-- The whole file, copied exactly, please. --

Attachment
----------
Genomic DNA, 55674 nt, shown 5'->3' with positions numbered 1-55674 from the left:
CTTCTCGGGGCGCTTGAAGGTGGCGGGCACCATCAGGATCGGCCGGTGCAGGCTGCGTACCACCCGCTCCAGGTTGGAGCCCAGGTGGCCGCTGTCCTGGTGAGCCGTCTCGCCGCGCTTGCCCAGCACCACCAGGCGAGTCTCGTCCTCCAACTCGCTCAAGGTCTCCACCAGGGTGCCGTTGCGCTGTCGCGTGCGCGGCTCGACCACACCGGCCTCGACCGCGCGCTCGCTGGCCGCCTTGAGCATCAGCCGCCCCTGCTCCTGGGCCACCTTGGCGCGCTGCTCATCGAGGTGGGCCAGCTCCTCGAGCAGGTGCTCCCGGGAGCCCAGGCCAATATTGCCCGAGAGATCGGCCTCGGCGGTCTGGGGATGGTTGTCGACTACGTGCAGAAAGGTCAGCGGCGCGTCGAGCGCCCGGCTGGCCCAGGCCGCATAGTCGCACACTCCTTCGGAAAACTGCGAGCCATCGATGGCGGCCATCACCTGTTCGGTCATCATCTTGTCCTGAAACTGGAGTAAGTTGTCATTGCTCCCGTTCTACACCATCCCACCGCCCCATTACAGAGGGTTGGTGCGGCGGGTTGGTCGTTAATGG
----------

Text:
Genomic DNA, 55674 nt, shown 5'->3' with positions numbered 1-55674 from the left:
CTTCTCGGGGCGCTTGAAGGTGGCGGGCACCATCAGGATCGGCCGGTGCAGGCTGCGTACCACCCGCTCCAGGTTGGAGCCCAGGTGGCCGCTGTCCTGGTGAGCCGTCTCGCCGCGCTTGCCCAGCACCACCAGGCGAGTCTCGTCCTCCAACTCGCTCAAGGTCTCCACCAGGGTGCCGTTGCGCTGTCGCGTGCGCGGCTCGACCACACCGGCCTCGACCGCGCGCTCGCTGGCCGCCTTGAGCATCAGCCGCCCCTGCTCCTGGGCCACCTTGGCGCGCTGCTCATCGAGGTGGGCCAGCTCCTCGAGCAGGTGCTCCCGGGAGCCCAGGCCAATATTGCCCGAGAGATCGGCCTCGGCGGTCTGGGGATGGTTGTCGACTACGTGCAGAAAGGTCAGCGGCGCGTCGAGCGCCCGGCTGGCCCAGGCCGCATAGTCGCACACTCCTTCGGAAAACTGCGAGCCATCGATGGCGGCCATCACCTGTTCGGTCATCATCTTGTCCTGAAACTGGAGTAAGTTGTCATTGCTCCCGTTCTACACCATCCCACCGCCCCATTACAGAGGGTTGGTGCGGCGGGTTGGTCGTTAATGG